The SidePath is a lightweight backpack for a day trip, or anything in between. The TrailScape offers a spacious interior, allowing for plenty of photo gear, yet maintains a slim and compact profile. Which one is right for you?
Photographers always tend to collect bags of different sizes and sorts. There is no such thing as having too many photo bags. It’s something me and my wife always laugh about: she has a collection of handbags that fills a lot of space in her wardrobe… and I’ve my photo bags and backpacks hanging around my office, because I always want to have a choice of bags for different situations.
When recently she asked me to choose some of my photo bags to store away, so as to get more free space in my working area… I could not find a solution to the problem. Although I’ve stored some older bags, some so battered they will not be used any longer – I’ve so many memories attached to some that is is hard to part with them -, I like to have a choice of bags around, because I always feel that I’ve to have the right tool for the right job.
I’ve a MindShift Gear rotation180° backpack which is used for when I want to carry more gear and use the rotating belt pack, which is great when you’re moving about in the field. Then I’ve a Think Tank Photo StreetWalker HardDrive, which I nicknamed the “little school”, that I use mostly when I’ve a workshop at a specific location. I carry flashes and LED panels inside it, with batteries, diffusers, reflectors, cables and everything else. I also have a MindShift Gear Multi-Mount Holster 30, for when I want to travel really light. The belt pack from the rotation180° backpack is also used on its own, as I it can carry quite a lot (a 100-400, 17-40mm, DSLR body, Speedlite 580 EX II and some batteries and a few extras) and is great to use on your shoulder or around the waist when you’re shooting.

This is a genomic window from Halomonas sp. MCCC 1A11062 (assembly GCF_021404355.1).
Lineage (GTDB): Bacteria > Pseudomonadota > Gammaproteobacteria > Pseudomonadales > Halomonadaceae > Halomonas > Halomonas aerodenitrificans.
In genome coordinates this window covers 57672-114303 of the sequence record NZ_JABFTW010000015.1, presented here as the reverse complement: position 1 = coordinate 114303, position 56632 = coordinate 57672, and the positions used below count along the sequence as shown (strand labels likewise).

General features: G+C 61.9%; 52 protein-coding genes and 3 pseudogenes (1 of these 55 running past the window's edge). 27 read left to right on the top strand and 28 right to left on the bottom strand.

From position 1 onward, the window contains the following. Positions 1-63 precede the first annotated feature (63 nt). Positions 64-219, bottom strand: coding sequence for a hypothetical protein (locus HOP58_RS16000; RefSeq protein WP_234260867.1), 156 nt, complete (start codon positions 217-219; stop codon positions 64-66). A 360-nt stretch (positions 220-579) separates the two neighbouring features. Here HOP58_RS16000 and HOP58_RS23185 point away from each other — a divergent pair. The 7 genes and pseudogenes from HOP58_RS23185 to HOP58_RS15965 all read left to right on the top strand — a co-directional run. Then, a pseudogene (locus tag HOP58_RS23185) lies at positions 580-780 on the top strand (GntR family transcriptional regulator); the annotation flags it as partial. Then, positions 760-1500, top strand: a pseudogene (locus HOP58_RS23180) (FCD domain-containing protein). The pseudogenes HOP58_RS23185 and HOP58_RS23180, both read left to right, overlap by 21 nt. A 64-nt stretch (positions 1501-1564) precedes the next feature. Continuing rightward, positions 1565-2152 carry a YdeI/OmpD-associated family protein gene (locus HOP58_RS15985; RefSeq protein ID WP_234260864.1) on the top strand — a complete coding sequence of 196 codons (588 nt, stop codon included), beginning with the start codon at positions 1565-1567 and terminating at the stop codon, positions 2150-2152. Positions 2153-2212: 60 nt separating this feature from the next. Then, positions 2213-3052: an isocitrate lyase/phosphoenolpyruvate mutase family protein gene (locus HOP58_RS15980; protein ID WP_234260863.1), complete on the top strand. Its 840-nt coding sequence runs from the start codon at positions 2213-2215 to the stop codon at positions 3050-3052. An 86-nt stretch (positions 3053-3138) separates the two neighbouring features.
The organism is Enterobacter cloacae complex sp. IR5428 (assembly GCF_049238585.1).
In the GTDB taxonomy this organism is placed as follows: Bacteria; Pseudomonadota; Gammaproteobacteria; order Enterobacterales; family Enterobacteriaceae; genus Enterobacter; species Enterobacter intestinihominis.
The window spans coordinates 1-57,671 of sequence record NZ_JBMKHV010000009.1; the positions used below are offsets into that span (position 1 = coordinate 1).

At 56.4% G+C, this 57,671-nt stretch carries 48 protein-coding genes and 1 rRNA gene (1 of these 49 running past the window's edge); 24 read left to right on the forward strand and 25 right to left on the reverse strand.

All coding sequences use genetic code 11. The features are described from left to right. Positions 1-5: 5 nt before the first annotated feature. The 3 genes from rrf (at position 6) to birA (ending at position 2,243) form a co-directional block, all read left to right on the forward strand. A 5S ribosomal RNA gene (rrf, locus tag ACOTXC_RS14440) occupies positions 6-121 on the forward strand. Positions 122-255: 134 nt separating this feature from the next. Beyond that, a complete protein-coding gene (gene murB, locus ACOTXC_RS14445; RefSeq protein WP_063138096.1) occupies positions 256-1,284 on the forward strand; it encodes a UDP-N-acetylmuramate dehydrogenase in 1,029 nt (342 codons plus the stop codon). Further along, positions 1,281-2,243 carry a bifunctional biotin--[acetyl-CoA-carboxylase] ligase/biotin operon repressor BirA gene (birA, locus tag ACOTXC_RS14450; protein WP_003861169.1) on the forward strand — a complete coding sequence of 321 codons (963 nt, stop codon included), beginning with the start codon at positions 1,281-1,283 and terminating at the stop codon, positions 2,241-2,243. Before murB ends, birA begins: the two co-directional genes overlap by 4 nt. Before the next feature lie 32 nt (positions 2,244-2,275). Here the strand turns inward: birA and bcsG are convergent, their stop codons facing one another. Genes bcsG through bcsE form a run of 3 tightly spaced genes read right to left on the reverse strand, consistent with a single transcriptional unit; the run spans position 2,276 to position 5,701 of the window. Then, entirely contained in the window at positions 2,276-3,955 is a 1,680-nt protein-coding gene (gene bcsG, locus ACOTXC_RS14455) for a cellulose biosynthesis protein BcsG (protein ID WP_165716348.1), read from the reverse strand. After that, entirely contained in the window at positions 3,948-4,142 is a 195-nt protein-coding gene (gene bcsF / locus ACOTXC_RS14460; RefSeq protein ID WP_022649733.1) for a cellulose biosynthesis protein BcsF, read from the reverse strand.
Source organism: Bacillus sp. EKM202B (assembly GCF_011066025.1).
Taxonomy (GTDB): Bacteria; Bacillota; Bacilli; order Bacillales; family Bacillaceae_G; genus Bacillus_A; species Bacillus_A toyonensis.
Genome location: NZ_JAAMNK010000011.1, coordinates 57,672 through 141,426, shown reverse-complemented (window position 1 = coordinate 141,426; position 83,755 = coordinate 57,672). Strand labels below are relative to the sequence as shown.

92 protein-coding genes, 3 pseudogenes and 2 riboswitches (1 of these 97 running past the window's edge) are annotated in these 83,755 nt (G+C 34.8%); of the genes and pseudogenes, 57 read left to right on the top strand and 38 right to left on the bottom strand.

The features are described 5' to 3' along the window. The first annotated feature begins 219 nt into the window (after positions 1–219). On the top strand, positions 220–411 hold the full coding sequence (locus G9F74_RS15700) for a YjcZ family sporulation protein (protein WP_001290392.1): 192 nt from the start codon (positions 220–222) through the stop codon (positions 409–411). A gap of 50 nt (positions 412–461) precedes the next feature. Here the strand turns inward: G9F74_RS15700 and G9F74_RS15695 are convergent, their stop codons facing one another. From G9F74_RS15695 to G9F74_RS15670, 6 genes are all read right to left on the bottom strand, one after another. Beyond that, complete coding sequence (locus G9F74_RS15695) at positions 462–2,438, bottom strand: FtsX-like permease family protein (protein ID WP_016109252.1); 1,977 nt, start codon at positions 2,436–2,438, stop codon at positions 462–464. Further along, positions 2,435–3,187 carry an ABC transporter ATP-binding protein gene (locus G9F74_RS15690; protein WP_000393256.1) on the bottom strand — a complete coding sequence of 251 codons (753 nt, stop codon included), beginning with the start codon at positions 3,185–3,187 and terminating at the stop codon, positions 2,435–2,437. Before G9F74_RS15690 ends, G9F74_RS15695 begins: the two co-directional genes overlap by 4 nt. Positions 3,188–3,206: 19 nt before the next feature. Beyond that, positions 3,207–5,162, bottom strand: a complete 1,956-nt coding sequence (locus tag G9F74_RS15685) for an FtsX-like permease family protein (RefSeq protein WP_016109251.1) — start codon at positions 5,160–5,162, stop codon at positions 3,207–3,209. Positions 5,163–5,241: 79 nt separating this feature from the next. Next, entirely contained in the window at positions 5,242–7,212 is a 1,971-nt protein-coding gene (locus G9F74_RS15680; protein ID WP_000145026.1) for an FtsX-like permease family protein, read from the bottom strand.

I also have a shoulder bag Think Tank Photo Speed Racer V2.0, although it does not see much use these days, but was my everyday bag for quite some time when Think Tank Photo launched it. I still keep around some older shoulder and backpack models from LowePro – even the original backpack Orion AW with beltpack, designed by the team that years later founded Think Tank Photo – and a model from Manfrotto that I tested last year and has been hanging around ever since. My cat Yellow sleeps on top of it so it must be comfortable.
Although years ago, when working for newspapers and magazines, I used shoulder bags a lot, backpacks have been always present and gradually became my main choice, because of weight distribution, especially when carrying more than a camera and lens. Backpacks are also the logical choice for outdoors and trekking, and that’s what I’ve mostly done. Because of that, for short day outings I still use a small backpack, a battered red LowePro Micro 200 that has long lost any resistance to water, but is suitable to carry some gear protected… as long as I don’t get caught in bad weather.
This is where the new backpacks from MindShift Gear come in. One of the greatest challenges outdoor photographers face is how to carry their smaller, and yet still sophisticated and expensive camera gear in a backpack of sufficient quality to endure the rigors of the wilds. To meet their needs, MindShift Gear has released the SidePath, a lightweight outdoor photography backpack that features superior materials and construction.